The National Council of Legislators from Gaming States (NCLGS) has come up with a unified set of standards for states considering legalizing online gambling. The NCLGS released its Draft Policy Framework for the Regulation of Internet Gambling (read it here) that will be considered when the NCLGS State-Federal Relations Committee meets in San Diego on June 6. The NCLGS says it neither advocates for or against online gambling but recognizes “both the threats and opportunities posed by new technologies.”
The NCLGS believes that a common regulatory framework will help “increase public trust and confidence in legalized gaming” but believes its recommendations should also “evolve in response to emerging state needs, trends and advances in technology.” The recommended guidelines are divided into 10 categories, including player protections, taxation, payment processing and game choice and legality.
Most of it is pretty commonsensical stuff, like making sure any multi-jurisdictional agreements are “carefully crafted as to not require congressional consent” and making sure that tribal governments are factored into any online plans. The NCLGS indirectly acknowledges New Jersey’s ongoing problems with getting banks and major credit card companies to authorize online gambling payments, yet allows that some states may choose to prohibit any form of credit when it comes to gambling.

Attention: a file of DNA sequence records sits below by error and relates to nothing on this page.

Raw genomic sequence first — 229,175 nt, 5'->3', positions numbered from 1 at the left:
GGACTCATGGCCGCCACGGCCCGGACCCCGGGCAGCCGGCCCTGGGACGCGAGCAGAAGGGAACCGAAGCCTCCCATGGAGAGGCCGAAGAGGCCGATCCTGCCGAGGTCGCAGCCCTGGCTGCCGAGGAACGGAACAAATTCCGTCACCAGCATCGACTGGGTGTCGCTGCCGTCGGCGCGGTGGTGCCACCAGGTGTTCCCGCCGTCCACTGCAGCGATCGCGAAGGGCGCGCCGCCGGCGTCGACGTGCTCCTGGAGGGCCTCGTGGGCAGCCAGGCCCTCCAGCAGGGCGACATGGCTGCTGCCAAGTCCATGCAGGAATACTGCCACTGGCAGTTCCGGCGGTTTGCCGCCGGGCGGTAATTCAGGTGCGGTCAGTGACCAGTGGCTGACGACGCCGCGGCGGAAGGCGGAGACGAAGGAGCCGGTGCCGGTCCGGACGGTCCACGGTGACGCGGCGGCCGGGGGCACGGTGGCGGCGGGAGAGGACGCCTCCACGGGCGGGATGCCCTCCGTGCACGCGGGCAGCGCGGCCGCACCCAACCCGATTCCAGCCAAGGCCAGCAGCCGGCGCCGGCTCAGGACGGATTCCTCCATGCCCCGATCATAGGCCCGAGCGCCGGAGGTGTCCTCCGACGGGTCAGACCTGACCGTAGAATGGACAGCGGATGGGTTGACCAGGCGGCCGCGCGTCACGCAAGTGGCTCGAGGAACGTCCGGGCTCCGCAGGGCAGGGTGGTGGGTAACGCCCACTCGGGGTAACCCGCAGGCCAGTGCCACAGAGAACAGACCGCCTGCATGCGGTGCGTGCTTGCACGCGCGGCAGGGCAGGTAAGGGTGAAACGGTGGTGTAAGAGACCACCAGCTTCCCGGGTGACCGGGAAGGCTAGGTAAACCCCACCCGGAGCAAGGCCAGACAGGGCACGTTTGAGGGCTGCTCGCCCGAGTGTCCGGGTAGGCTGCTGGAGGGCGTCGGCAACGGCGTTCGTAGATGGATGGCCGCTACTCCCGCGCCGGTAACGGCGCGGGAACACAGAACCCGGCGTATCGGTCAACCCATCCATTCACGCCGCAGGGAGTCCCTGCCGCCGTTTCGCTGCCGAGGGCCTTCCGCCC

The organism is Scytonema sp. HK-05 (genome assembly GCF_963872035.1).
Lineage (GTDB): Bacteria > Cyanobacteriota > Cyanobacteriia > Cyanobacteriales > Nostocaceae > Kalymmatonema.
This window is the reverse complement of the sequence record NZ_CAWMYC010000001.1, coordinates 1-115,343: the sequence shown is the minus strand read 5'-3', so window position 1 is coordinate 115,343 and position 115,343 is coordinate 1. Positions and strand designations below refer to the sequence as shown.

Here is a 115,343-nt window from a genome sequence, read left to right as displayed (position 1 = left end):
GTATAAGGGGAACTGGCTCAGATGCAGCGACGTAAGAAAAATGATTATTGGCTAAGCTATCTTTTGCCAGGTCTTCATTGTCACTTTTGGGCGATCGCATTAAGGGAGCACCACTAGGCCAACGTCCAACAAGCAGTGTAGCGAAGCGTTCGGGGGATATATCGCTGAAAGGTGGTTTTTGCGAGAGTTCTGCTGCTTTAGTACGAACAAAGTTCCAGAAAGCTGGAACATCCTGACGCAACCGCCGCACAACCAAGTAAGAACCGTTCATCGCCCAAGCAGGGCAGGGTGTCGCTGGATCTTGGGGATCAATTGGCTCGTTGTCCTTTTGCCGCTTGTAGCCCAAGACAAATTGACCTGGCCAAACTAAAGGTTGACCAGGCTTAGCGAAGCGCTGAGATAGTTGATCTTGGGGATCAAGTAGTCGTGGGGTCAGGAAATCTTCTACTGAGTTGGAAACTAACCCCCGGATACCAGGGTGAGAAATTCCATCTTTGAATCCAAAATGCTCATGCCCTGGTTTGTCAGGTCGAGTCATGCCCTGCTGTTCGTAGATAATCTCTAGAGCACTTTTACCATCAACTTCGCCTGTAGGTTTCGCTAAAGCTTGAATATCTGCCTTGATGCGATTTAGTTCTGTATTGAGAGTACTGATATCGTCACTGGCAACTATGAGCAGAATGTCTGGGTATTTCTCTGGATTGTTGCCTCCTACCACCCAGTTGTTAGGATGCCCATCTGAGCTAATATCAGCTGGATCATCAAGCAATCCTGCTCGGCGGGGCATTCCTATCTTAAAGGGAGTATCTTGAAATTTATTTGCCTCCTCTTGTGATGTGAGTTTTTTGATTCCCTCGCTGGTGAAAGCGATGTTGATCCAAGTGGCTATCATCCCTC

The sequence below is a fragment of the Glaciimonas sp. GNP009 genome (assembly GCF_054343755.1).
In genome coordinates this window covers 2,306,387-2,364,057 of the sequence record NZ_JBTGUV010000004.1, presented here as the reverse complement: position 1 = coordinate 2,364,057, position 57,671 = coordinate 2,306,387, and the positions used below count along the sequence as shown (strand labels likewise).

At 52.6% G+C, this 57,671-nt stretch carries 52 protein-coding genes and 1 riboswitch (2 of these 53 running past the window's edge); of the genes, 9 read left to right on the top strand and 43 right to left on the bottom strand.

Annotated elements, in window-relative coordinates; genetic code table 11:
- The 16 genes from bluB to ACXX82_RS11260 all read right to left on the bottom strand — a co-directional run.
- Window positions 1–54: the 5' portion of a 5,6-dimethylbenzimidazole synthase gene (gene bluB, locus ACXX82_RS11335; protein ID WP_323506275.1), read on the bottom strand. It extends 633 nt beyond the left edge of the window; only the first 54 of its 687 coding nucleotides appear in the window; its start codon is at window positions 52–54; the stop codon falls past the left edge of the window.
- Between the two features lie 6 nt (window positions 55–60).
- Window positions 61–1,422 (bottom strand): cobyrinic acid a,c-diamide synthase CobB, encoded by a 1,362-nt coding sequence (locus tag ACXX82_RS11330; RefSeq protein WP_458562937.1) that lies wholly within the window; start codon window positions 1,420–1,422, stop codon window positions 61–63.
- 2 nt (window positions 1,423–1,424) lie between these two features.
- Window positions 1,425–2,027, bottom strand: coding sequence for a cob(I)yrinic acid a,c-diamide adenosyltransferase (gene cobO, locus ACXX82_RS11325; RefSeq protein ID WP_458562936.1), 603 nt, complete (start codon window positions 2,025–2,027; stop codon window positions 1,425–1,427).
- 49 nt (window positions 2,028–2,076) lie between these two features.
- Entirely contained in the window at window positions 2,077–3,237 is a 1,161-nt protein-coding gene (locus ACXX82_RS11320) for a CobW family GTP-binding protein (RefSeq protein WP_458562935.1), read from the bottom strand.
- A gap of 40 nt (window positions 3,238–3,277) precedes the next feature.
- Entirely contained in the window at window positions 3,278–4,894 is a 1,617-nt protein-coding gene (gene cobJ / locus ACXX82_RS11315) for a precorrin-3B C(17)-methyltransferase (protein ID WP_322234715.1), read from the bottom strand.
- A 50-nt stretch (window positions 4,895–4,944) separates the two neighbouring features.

SOUTHERN GAMING SUMMIT TOLD THAT ONLINE GAMBLING IS A BUST
Online gambling was a hot topic at last week’s Southern Gaming Summit in Biloxi, Mississippi. Rep. Bobby Moak has made multiple attempts at passing online gambling legislation in Mississippi and believes New Jersey’s online gambling experiment has proven that local casinos would be “tapping into a market that’s not currently gaming in the land-based houses.” That said, Moak told Summit attendees he doesn’t expect his state will be ready to approve online gambling until 2016 at the earliest.
Anti-gambling types have had fun mocking New Jersey’s continual downward revisions of its online gambling revenue expectations, a trend not helped by the state posting its first monthly online revenue decline in April. Tilman Fertitta (pictured above), who has online gambling operations in New Jersey via his Golden Nugget casino, struck a similarly pessimistic tone, telling Summit attendees that online gambling had been “a bust” for his company. The most recent month’s figures showed the Nugget’s online casino in dead last, with revenue down 15% from the previous month.
Fertitta said he expected his online gambling operations in New Jersey would post a net loss of between $7m and $8m in 2014. The experience had convinced Fertitta that launching a poker-only online operation in the much smaller Nevada market could cost his company another $10 million. Fertitta said convincing the big banks to accept online transactions would help matters, but he didn’t hold out hope of any quick turnaround. “I’m just rolling the dice myself in case it works out in the next couple of years.”